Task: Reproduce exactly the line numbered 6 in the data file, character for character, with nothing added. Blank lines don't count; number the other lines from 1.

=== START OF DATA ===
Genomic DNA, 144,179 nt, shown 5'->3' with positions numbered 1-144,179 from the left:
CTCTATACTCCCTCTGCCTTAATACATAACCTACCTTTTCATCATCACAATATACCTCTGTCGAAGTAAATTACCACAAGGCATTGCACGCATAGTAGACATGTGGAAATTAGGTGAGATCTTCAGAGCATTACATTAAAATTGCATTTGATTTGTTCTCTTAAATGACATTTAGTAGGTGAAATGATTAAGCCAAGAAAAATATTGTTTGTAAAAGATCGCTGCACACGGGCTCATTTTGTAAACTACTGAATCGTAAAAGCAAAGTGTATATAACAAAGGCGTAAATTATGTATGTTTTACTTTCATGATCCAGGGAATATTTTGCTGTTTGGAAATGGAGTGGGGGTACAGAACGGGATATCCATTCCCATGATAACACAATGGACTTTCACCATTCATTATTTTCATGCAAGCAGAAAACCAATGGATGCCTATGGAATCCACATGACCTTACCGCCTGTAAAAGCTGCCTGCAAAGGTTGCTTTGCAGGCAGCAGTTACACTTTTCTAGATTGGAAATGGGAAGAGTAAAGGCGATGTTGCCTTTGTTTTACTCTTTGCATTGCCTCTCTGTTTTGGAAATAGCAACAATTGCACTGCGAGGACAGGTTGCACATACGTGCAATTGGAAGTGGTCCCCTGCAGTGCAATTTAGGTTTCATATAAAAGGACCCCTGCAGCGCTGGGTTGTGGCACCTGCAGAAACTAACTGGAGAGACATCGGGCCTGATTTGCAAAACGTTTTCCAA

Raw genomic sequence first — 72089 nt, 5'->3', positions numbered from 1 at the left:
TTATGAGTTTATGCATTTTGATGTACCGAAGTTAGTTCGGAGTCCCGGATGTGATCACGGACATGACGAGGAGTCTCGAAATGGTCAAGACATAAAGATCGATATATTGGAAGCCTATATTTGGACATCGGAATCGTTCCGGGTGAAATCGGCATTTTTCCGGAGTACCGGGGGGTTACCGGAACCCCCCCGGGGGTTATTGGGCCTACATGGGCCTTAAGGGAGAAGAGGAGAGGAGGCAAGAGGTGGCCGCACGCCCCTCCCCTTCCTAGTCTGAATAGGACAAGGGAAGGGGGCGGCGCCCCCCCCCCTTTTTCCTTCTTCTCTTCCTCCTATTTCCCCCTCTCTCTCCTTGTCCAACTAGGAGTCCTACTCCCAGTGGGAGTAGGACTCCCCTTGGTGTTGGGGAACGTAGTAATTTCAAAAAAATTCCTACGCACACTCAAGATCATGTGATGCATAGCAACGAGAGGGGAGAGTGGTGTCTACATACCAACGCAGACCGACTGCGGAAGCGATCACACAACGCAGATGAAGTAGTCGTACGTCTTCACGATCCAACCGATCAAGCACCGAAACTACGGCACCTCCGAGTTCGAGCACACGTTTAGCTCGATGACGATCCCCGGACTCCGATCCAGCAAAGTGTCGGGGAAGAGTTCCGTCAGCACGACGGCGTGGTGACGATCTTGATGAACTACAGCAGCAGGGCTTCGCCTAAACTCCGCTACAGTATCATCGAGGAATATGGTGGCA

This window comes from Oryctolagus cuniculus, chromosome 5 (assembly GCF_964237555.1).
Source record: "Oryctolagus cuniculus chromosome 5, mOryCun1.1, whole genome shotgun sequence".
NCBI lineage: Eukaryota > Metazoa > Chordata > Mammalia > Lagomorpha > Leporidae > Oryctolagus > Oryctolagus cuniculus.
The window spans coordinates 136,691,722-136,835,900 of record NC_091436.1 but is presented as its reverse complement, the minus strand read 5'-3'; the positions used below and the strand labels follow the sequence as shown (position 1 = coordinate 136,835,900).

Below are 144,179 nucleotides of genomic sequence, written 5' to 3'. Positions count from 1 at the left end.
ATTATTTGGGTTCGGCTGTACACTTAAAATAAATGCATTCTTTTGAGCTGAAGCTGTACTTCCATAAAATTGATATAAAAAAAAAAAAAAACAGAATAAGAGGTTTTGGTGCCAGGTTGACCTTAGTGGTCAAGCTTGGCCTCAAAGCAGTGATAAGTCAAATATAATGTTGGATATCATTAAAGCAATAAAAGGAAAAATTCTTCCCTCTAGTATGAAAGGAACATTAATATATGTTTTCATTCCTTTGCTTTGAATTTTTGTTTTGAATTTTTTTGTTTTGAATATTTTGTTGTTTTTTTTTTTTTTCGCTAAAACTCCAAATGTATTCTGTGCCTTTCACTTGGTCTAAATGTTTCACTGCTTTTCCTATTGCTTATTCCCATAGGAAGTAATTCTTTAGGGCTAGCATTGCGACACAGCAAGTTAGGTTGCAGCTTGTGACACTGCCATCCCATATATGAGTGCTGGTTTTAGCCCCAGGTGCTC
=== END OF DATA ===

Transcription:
Source record: "Oryctolagus cuniculus chromosome 5, mOryCun1.1, whole genome shotgun sequence".